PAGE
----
Site balance a must for Town parks

When considering the acquisition of a park for the entire Town of Farragut, it’s crucial that the decision-making process isn’t confined to a single specific part of Town.

It shouldn’t solely rely on the input of McFee Road residents to determine how Town funds are allocated to meet the NRPA guideline that has been established. It’s worth noting that this particular parcel of land is not conveniently located for the majority of Farragut’s population.

If we review past decision-making processes, especially those related to Biddle Farm (which serves as a point of reference for my increased involvement in Town affairs), it becomes evident that not all the neighborhoods along Concord Road were adequately considered.

Concord Hills, in particular, appeared to be overlooked despite our neighborhood being significantly impacted by increased traffic due to having only one exit. It’s important to recognize that this decision-making process did not involve Town funds, distinguishing it from the situation with McFee.

These two situations should not be treated identically, but it seems that the Board of Mayor and Aldermen (BOMA) is primarily focused on only McFee Road residents’ opinions when making this decision. This approach may overlook the broader interests of the entire Town, prioritizing only those in close proximity to the park.

There’s no denying that the entire Town is facing a shortage of park space. This deficiency extends well beyond the limitations seen on McFee Road. When discussing the NRPA Guideline, it’s imperative to view Farragut not just as singular but as a collection of various corridors that together form the Town of Farragut.

Parks are a fundamental community amenity that should be equitably distributed throughout the Town as a whole. If we adhere to the guideline of 10 acres per 1,000 residents, it becomes evident that many areas within Farragut are lacking in adequate park facilities.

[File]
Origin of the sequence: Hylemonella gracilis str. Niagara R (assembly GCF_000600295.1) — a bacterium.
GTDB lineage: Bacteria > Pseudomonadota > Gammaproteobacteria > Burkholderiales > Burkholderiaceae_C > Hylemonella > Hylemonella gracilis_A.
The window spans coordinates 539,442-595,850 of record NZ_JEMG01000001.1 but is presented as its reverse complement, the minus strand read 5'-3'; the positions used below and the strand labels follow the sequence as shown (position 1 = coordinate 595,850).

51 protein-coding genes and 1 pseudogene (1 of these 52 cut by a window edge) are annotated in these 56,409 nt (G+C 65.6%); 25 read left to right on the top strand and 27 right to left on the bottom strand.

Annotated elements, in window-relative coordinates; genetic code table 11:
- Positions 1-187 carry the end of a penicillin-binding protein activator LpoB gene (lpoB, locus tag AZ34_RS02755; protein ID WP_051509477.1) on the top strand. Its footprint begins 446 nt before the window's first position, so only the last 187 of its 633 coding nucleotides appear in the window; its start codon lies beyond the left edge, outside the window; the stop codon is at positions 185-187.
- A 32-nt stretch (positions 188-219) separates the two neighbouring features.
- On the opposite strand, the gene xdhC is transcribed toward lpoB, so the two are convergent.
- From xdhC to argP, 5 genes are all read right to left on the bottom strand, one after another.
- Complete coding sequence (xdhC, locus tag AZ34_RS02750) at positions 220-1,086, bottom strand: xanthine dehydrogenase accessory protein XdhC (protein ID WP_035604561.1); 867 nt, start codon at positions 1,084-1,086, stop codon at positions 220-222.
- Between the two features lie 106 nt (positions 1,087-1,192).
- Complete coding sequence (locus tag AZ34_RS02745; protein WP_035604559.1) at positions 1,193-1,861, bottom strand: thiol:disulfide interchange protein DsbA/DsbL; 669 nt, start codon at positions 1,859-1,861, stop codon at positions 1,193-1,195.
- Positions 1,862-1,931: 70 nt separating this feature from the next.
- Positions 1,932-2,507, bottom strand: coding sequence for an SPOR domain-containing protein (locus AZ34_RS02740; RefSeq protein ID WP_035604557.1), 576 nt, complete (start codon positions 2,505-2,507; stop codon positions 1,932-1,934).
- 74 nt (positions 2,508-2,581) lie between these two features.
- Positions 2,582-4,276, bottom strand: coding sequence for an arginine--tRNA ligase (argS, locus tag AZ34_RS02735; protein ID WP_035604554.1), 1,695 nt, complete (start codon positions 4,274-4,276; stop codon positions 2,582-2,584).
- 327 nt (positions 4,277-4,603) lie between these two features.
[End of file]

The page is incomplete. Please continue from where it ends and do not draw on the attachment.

Here are the following census tract populations with the park acreage that serves it:

-Founders Park, (Ralph) McGill (Plaza) and Town Hall (playground) serves (Census Tract 58.09): 4,791 population and only has 25.29 acres; deficient on the NRPA guideline. It would need over 47 acres to be brought up to standard.

-Anchor Park serves (Census Tract 58.13): 6,737 population and only has 10.47

acres; it is deficient in the NRPA guideline. It should have over 67 acres that serves those residents.

-Bob Leonard Park serves (Census Tract 58.10): 3,742 population and has 46 acres. It is above and beyond NRPA guideline.

-Mcfee Park serves (Census Tract 58.11): 3,714 population and has 58 acres. It is above and beyond the NRPA guideline.

If you go by the actual guideline of ½ mile of the park is what is considered the serviceable area, then these numbers are even worse.

-Census Tract 58.08, 2,671 population – no park;

-Census Tract 58.03- no park

We ought to avoid excessively concentrating all our Town amenities in a single area. It’s important to distribute them more evenly throughout the Town for better accessibility and convenience for all residents.

Let’s spread the park acreage out to balance the Town of Farragut out.

Kimberlie Parks,